Gipson-Long pitched around an error by third baseman Andre Lipcius in the fifth but he got into quick trouble in the sixth. Lenyn Sosa doubled and Anderson rolled an infield hit down the third base line.

That ended his day and he left to much-deserved standing ovation.

“I told him on the mound, ‘Don’t let this be anything other than an incredible debut,'” Hinch said. “It’s an organizational win for us, but for him, it’s a moment he will remember forever.”

Gipson-Long waved to his family on his way into the dugout and then stood nervously on the top step as right-handed reliever Will Vest went to work.

Vest gave up an RBI single to Robert that cut the Tigers’ lead to 3-2 and walked Jimenez to load the bases with one out. But Vest got out of the inning with lead intact thanks to an improbable double-play turned by shortstop Zach McKisntry and second baseman Andy Ibanez.

“I was so pumped up,” Gipson-Long said. “I saw Will Vest’s emotions, too. I was like, Dude, that was sick.”

McKinstry fielded Yasmani Grandal’s ground ball on the second base side of the bag and had to throw it across his body to Ibanez. Somehow Ibanez, with Jimenez barreling in on him, managed to reverse his momentum and make a strong throw to first.

Incredible play.

“You can’t quit on the play, no matter what,” Hinch said. “We had the right runner, Yasmani is not a fast runner, so we had a chance to turn it. It’s a game-flipping type play because we were in a bit of trouble there, just because they could tie the game with a sac fly or any non-double-play.”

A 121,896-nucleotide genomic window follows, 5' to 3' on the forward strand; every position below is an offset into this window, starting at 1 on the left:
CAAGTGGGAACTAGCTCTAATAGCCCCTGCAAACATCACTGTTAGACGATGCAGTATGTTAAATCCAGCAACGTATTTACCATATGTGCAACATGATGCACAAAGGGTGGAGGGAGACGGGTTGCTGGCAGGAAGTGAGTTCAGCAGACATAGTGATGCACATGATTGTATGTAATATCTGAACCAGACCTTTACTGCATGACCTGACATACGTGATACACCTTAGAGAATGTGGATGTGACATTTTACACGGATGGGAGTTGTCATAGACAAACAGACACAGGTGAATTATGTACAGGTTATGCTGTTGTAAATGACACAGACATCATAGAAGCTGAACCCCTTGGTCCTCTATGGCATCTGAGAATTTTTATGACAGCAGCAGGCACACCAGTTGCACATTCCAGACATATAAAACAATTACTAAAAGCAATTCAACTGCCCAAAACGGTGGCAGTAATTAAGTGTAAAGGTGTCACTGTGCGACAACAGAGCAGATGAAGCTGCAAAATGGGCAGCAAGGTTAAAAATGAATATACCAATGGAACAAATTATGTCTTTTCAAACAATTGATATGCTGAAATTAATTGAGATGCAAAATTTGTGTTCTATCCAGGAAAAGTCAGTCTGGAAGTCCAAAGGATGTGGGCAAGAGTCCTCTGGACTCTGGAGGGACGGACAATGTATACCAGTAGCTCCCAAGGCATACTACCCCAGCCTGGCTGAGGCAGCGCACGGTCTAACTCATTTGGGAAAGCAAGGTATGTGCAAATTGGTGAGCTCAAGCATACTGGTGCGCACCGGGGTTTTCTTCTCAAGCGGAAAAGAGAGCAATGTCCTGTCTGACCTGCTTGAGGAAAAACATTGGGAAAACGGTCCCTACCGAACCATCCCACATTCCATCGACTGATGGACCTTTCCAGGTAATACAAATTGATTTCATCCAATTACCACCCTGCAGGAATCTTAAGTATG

That left it up to the bullpen to preserve Gipson-Long’s first big-league win.

After Vest, Tyler Holton and Miguel Diaz set down six straight to get it to Alex Lange in the ninth. And he powered through the heart of the White Sox batting order to earn his 23rd save — striking out Robert, Jimenez and getting Grandal to ground out.

“I kind of took it all in,” Gipson-Long said. “I’m very appreciative of everyone that’s helped me get here. I just feel blessed. I tried to stay as present as possible and pitch my game.”

Gipson-Long, much like Reese Olson, is a validation of all the resources the Tigers have put into the player development system. The pitcher he was Sunday was nothing like the pitcher they acquired from Minnesota at the trade deadline last year.

He’s added a sinker and a cutter and revamped his changeup, but it’s more than that. He only threw two cutters against the White Sox.

“It’s more the evolution of an entire pitcher,” Hinch said. “He understands what works off of what and how to use his best stuff and shape all his pitches. Certainly the cutter is a big deal, but not every lineup is going to be cutter-vulnerable. He has to be able to do more than that.”

It’s not unusual for a player to have a large group of family and friends in the stands supporting his debut. It was most unusual, though, to see five or six Gipson-Long No. 66 jerseys in the crowd. There’s no way the club could have arranged to have Gipson-Long merchandise that quickly.

“No, my mom was texting me and everyone last night trying to find out what number I was going to wear,” he said. “She got them made. It was pretty cool.”

That’s pride and love and support.